Anabolic Steroids Facts and Myths

The myths about steroids seem to continue despite the abundance of evidence available. Studies show steroid abuse at high school level in the USA peaked after 2013 for some reason, but seems to be slowing down. Hopefully articles like this one will help to spread the news.

There are countless myths and facts on steroids, too many to mention here so we have just selected 5 points that you should seriously consider before taking steroids. ALL steroids are illegal and they will do a lot more damage than your health, self-esteem and psychological well-being.

Myth #1: Steroids are safe.

The side effects from taking anabolic steroids are significant and will more likely be more serious for a younger the person. Countless studies show that taking steroids develops an increased risk of liver cancers, heart disease, hepatitis, elevated blood sugar, cholesterol elevation, fluid retention, epileptic fits as well as increased risk of getting a stroke. They also show early fusion of bone growth (stops growth) in teenagers, androgenization (loss of female sexual characteristics) in females and the growth of breasts (gynaecomastia) in males.

Myth #2: All steroids are the same.

Anabolic/androgenic steroids have an anabolic component that deals with the muscle and skeletal growth. The androgenic component will deal with the secondary male sex traits like sex drive, hair growth and sperm health. The problem is that most anabolic/androgenic steroids are also able to convert to a third component called the estrogenic component that regulates numerous different functions in both females and males. Anabolic steroids differ from other steroids like corticosteroids used to treat inflammation.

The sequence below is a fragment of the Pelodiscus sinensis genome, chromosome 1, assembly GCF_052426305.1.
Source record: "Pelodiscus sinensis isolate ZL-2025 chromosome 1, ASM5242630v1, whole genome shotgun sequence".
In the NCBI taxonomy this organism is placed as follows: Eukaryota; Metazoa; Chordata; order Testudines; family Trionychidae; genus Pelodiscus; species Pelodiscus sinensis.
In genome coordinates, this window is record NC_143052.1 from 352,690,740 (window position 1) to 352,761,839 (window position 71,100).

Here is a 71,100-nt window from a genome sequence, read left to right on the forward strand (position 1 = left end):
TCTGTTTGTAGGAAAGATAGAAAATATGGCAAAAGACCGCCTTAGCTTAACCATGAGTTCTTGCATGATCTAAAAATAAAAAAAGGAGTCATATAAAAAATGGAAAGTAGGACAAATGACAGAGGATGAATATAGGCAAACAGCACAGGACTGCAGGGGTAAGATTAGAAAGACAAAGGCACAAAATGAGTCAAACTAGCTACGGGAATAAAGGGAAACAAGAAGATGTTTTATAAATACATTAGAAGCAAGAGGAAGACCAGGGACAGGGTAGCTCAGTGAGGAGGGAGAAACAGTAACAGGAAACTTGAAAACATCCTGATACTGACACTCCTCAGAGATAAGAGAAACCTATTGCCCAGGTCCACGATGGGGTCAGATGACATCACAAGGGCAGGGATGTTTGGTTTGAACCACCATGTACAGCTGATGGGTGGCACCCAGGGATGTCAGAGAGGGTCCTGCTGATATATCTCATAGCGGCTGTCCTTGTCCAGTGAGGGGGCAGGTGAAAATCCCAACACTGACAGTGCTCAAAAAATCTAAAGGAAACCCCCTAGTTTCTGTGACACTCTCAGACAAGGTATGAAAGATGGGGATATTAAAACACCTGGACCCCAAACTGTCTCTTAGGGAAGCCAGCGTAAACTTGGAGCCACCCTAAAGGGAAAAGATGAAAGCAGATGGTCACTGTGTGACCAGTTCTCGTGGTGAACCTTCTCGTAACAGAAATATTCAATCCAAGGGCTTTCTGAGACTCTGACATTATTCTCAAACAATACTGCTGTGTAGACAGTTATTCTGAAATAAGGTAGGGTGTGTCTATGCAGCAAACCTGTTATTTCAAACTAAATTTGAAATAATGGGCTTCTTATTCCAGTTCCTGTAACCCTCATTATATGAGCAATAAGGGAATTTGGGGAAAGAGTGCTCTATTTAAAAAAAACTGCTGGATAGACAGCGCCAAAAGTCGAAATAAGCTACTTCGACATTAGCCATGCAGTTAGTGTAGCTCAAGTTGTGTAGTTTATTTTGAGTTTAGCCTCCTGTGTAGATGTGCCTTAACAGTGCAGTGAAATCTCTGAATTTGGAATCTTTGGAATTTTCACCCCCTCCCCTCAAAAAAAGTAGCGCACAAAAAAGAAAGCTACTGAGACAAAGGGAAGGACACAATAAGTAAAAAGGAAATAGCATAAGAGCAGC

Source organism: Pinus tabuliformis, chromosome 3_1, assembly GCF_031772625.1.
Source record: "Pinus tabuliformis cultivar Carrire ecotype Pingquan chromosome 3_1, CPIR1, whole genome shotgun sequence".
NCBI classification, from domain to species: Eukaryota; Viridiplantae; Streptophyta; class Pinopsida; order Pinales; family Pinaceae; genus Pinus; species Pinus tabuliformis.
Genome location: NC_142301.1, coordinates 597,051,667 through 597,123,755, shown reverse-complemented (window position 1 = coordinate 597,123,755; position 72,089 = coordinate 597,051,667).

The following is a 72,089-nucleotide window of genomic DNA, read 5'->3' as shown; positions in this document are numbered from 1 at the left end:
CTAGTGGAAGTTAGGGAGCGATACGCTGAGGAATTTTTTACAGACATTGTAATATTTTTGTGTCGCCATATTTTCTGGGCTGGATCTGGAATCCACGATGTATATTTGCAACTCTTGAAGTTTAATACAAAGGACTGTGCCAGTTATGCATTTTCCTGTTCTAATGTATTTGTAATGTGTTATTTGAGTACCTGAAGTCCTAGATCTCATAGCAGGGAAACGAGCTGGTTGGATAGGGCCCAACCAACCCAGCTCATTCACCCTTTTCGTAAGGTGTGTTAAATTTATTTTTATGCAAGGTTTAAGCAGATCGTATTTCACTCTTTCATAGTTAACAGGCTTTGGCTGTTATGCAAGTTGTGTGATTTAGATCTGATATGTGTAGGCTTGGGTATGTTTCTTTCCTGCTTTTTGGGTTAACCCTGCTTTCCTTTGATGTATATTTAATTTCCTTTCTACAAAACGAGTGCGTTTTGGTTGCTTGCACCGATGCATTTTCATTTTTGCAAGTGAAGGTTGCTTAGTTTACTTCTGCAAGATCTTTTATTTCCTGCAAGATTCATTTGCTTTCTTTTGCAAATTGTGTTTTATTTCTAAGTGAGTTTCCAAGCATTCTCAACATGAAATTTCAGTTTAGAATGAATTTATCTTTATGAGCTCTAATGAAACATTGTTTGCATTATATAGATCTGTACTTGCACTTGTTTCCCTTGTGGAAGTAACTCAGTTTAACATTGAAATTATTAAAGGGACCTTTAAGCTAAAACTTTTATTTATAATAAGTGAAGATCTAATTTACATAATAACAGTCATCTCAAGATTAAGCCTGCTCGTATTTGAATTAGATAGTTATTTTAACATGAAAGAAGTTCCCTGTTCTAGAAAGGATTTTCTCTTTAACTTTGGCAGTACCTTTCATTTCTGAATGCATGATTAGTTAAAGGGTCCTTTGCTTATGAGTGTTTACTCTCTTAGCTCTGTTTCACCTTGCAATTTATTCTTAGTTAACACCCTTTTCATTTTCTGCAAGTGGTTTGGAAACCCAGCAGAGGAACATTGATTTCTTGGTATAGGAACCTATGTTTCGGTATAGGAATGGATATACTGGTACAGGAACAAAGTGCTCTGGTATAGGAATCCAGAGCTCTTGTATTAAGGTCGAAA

Myth #4: Steroid abuse is not a big problem in the U.S.A.

Whether it be the sportsmen and women taking steroids to perform better or "experts" saying they are safe, steroid abuse is still growing in the USA. There is simply no such thing as a safe steroid no matter what you might read online. A study done on steroids at Penn State showed 7% of males and 5% of females amongst 9th to 12th graders reported taking steroids at least once. The American Heart Association (AHA) estimates that half of all Division I college football players use steroids.

Myth #5: Steroids are not addictive.

Research on how addictive steroids are show that when people who take steroids stop, many withdrawal symptoms are seen. They range from serious mood swings, fatigue, restlessness, reduced sex drive and insomnia plus an increased desire to take more of the same steroids. Suicide has also shown to be a factor from steroid abuse because of the sudden loss of muscle size and physical strength, including the powerful psychological sense of lost power when steroids are stopped can often cause mild or severe depression. If this depression is untreated studies show the depression will last up to one year after quitting.

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